UCWbLing

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One Step At A Time September 26, 2013

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Good morning, UCWbLers and other writing-loving friends! Now that the autumn quarter is in full swing, we asked one of our new UCWbL writing tutors and graduate assistants, Marcela D., to write a little about her experience so far with the UCWbL!

First I was afraid, I was petrified, I thought I’d never understand what the UCWbL’s all about, the amount of things that it involves and how many people it helps through such different paths.

It was an overwhelming and full of excitement beginning indeed. I have never been a tutor, until now, except for teaching my daughter, which I never considered as a tutoring task but one of my maternal duties, so you can imagine how I felt as I began to dive into the UCWbL’s mission and believes.

Thankfully, now that I have been able to see below the surface and start to put into practice all the things we’ve been studying and reading, my fears are changing into joy, not only because I finally understood it, but also because it is an amazing experience to collaborate and work together with all kinds of writers in all kinds of writing projects.

One of the things I’m very happy about is the continued learning opportunity this represents, not only for writers, but also for tutors. Each meeting is a collaborative job between both of them, where an interchange of knowledge takes place.

The fact that the tutoring sessions are held in such a friendly environment helps the writers feel comfortable and open to suggestions, but at the same time invites them to come up with their own conclusions and, therefore, leads them to trust their writing process.

At the same time, the tutor learns that every writer is different, although most of their concerns might be the same, and this will improve its teaching skills as he would have to find the best way to reach out for each particular writer so they both find the path to improve not only the writing task in front of them, but the writer skills too.

Over these couple of weeks as a new UCWbLer I have found myself submerged in a lot of information and I can say that I’m very impressed about how well organized and practical everything is, but I’m even more impressed about all the good nature people I have found. It’s not easy to find people willing to guide you in every step of the road and even wait for you while you tie your shoes or need to make a pause to take some air.

 

ICW Tips for Tutors: Establishing Rapport April 10, 2012

Filed under: what do you think? — angelaames @ 14:35 pm
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No matter how comfortable you are talking to people you’ve never met, sometimes standing up in the classroom in front of completely foreign faces can be daunting. I’m sure everyone on the in-class workshop team has felt this tremor of nerves at the beginning of a workshop, even those of us who have months or even years of teaching experience under our belts. There’s a room of blank faces staring at you, and your mind starts to race: How will they respond to me? What if I can’t get anyone to answer my questions?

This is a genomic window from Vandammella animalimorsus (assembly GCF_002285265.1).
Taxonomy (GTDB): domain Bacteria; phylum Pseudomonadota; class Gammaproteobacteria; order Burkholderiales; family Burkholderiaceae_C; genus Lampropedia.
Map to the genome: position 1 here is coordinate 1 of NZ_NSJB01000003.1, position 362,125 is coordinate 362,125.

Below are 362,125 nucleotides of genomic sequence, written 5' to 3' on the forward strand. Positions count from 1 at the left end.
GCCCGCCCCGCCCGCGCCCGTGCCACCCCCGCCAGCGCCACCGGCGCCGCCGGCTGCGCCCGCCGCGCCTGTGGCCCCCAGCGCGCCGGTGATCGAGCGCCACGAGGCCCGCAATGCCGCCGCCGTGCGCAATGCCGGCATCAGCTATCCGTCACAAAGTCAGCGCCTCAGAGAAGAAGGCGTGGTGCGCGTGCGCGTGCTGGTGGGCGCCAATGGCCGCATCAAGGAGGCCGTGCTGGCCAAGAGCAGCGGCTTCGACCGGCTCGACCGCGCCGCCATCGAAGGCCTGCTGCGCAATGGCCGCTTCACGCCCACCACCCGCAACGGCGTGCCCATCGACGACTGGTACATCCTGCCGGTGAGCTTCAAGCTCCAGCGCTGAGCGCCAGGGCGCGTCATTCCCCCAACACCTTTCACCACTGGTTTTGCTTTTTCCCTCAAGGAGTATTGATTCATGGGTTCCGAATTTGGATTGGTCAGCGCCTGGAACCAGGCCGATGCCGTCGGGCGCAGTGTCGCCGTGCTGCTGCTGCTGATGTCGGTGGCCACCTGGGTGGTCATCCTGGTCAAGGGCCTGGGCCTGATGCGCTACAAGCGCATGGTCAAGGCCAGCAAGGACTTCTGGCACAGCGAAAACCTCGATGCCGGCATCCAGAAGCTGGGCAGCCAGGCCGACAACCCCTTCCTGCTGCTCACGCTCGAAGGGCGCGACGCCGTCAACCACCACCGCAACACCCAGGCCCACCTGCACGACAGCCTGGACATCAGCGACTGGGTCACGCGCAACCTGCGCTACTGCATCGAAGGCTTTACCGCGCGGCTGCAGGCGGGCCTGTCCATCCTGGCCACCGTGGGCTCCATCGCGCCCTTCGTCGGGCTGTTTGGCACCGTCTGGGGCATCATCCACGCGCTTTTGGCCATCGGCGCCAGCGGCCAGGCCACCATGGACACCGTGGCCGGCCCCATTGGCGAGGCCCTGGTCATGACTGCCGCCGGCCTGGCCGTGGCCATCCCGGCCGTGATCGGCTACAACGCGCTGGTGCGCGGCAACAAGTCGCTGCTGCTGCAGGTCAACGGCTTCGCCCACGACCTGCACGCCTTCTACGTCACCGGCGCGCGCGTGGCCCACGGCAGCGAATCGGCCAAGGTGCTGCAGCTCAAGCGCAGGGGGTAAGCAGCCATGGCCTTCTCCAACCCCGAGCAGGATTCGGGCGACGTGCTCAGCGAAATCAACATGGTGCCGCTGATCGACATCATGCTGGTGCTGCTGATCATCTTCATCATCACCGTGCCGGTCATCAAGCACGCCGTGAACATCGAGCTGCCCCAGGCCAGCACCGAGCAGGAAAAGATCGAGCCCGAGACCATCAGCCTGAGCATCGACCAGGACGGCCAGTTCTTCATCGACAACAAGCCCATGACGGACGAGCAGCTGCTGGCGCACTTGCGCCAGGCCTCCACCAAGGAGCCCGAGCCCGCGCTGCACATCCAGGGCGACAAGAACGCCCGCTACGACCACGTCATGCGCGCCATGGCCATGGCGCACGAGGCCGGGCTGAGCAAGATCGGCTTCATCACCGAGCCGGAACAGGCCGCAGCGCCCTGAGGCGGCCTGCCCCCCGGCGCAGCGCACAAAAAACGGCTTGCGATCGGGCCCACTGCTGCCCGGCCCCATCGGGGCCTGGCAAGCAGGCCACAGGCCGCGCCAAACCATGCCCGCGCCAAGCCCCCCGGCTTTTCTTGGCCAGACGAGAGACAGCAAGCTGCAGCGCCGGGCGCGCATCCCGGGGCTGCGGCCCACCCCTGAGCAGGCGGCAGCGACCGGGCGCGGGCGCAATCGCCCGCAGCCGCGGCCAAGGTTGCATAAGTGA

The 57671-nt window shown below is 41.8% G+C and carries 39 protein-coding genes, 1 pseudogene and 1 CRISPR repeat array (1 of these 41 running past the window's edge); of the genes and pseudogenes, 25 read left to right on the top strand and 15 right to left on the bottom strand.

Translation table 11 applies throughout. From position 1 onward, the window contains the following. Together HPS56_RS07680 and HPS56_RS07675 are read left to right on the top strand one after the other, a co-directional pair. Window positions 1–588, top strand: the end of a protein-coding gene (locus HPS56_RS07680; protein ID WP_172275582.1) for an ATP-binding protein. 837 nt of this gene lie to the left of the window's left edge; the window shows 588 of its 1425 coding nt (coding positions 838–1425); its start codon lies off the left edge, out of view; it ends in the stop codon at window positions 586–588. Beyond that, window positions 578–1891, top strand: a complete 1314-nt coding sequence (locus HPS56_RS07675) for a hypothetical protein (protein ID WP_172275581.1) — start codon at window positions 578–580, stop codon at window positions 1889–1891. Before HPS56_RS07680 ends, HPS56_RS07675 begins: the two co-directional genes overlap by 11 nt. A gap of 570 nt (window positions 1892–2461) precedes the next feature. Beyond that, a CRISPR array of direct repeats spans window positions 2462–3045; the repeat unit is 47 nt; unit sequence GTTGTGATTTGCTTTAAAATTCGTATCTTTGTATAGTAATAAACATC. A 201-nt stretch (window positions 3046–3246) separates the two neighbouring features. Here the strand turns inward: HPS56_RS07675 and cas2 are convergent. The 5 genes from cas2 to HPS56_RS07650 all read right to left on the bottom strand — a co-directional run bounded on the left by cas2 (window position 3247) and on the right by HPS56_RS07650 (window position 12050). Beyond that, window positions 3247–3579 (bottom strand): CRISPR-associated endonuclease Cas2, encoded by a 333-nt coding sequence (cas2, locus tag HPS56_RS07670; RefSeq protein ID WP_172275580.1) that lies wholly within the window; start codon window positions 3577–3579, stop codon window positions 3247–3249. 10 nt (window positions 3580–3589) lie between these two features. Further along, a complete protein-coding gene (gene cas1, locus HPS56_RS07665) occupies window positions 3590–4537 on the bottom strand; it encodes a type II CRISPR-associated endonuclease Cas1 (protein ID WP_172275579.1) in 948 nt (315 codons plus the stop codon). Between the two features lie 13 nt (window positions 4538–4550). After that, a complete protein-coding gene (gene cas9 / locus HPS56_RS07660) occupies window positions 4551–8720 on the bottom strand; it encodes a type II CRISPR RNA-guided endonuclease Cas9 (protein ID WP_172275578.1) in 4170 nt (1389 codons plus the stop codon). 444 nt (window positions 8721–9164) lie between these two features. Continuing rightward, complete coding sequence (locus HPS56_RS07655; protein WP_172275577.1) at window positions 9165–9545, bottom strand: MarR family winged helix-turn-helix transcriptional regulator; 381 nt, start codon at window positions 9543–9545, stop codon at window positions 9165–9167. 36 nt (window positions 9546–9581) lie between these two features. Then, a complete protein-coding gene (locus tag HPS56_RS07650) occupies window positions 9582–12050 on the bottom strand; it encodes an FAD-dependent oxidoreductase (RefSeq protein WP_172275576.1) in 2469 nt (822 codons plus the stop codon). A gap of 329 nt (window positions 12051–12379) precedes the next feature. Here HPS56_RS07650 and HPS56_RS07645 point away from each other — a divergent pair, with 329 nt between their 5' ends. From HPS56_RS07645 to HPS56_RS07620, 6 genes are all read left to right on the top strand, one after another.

Maybe some of you have even experienced this in tutorials. I know I have. Sometimes you get that writer who just doesn’t want to talk. You’re sure they have questions, or at the very least, answers to yours, but how do you get it out of them? The answer is the same for me whether I’m faced with a shy writer or an eerily quiet classroom, and it’s this week’s ICW tip for tutors: always remember to establish rapport!

Regardless of the size of your audience, when there is resistance, it’s hard to get any of those learning/tutorial objectives completed without first warming up the audience. In every workshop, I make sure to give myself 30 seconds minimum to introduce myself and my colleague. In our rush to get to the workshop, or in the case of tutorials, we don’t always take the time for these ice-breakers. So in your next tutorial, remember to take a few minutes to get to know the writer before diving right into your work. It’s a little thing that can make a big difference!

 

Learn Something New Right Now and It Won’t Cost A Cent January 17, 2012

Another day, another free source of information on the Internet!  This one’s particularly cool, though; now art students and enthusiasts of all stripes can access the Guggenheim Museum New York’s old exhibition catalogs as free e-books, dating all the way back to 1937.  It’s just one more step in the democratization of academic and cultural information, and it’s great for readers and writers. (more…)

 

Font Size and Learning: Why Bigger and Bolder isn’t Necessarily Better April 26, 2011

Filed under: reflections on research — Fiona McMahon @ 10:38 am
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According to a recent New York Times article, text written in bigger, bolder font doesn’t necessarily enhance the chances that you’ll remember it. (more…)

 

 
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